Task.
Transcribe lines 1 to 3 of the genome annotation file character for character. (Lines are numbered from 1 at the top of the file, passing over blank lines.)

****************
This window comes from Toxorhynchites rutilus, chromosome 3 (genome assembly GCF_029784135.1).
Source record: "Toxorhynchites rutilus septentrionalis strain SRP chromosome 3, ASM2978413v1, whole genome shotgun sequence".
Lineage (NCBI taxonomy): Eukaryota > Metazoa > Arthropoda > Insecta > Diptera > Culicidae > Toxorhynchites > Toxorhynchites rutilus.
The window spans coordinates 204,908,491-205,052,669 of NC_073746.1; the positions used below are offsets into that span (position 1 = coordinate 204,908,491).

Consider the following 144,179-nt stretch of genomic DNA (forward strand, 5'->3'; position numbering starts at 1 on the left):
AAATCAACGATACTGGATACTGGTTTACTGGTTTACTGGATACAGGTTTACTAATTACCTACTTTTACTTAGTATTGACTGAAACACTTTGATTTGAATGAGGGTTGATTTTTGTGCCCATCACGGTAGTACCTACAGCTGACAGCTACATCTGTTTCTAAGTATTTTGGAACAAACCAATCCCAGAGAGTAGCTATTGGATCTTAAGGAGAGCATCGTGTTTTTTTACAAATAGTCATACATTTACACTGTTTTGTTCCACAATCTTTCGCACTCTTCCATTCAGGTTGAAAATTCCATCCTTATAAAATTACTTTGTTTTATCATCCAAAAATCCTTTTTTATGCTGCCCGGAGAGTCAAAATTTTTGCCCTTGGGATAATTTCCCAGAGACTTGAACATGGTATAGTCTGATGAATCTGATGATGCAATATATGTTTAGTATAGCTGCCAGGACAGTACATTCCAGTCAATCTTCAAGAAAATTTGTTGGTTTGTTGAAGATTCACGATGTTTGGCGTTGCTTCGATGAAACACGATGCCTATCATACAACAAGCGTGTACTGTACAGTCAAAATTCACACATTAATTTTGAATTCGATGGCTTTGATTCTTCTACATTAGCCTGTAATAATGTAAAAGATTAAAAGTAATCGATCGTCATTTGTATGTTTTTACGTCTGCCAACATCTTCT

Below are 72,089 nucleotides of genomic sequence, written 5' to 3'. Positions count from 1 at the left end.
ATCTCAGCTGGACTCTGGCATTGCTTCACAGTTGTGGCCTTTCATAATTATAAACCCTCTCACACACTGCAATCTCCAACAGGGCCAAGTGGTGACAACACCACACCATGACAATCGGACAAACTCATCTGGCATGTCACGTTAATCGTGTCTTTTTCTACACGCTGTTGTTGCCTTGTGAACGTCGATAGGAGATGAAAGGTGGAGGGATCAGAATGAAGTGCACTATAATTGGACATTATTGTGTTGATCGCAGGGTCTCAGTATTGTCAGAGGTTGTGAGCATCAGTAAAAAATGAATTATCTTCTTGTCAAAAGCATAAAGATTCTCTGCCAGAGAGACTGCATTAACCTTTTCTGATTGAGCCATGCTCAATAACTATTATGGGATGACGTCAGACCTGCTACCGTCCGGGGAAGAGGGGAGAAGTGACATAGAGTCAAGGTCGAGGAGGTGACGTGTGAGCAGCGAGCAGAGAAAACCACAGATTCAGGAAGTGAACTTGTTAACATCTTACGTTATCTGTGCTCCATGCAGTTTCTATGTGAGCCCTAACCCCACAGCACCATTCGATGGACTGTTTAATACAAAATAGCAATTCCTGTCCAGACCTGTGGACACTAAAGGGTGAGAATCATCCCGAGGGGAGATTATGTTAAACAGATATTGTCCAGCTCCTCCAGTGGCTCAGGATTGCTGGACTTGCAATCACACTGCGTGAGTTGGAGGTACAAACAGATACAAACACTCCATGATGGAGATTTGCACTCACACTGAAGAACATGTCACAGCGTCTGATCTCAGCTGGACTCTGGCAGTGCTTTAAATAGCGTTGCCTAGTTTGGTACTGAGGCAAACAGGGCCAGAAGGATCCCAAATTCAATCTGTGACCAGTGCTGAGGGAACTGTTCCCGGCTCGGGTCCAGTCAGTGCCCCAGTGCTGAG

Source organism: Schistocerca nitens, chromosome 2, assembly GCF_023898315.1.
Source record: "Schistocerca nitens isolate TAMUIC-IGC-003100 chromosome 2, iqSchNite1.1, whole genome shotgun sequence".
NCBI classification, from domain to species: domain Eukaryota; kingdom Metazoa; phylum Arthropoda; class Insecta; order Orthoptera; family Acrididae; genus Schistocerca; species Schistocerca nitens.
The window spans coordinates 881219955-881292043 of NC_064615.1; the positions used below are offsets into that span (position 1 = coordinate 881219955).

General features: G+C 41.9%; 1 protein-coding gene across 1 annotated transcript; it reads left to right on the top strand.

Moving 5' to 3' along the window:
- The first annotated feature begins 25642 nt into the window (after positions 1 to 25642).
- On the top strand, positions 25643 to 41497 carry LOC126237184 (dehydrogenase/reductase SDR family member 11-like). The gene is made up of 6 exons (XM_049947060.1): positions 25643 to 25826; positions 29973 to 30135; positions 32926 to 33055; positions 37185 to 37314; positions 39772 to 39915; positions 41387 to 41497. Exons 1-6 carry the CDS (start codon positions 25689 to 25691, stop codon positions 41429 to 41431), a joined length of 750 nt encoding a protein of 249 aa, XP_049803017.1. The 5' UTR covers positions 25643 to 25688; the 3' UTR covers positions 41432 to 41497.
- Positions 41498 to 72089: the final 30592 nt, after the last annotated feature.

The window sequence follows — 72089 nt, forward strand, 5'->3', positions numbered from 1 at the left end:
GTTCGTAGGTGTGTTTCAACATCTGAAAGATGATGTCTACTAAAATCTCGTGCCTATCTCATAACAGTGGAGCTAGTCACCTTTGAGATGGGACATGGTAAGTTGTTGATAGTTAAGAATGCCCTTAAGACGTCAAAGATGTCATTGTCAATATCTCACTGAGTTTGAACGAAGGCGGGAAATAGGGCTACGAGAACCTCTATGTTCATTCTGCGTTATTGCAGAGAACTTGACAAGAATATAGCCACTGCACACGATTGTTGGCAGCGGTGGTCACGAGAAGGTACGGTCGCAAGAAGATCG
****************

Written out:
This window comes from Toxorhynchites rutilus, chromosome 3 (genome assembly GCF_029784135.1).
Source record: "Toxorhynchites rutilus septentrionalis strain SRP chromosome 3, ASM2978413v1, whole genome shotgun sequence".
Lineage (NCBI taxonomy): Eukaryota > Metazoa > Arthropoda > Insecta > Diptera > Culicidae > Toxorhynchites > Toxorhynchites rutilus.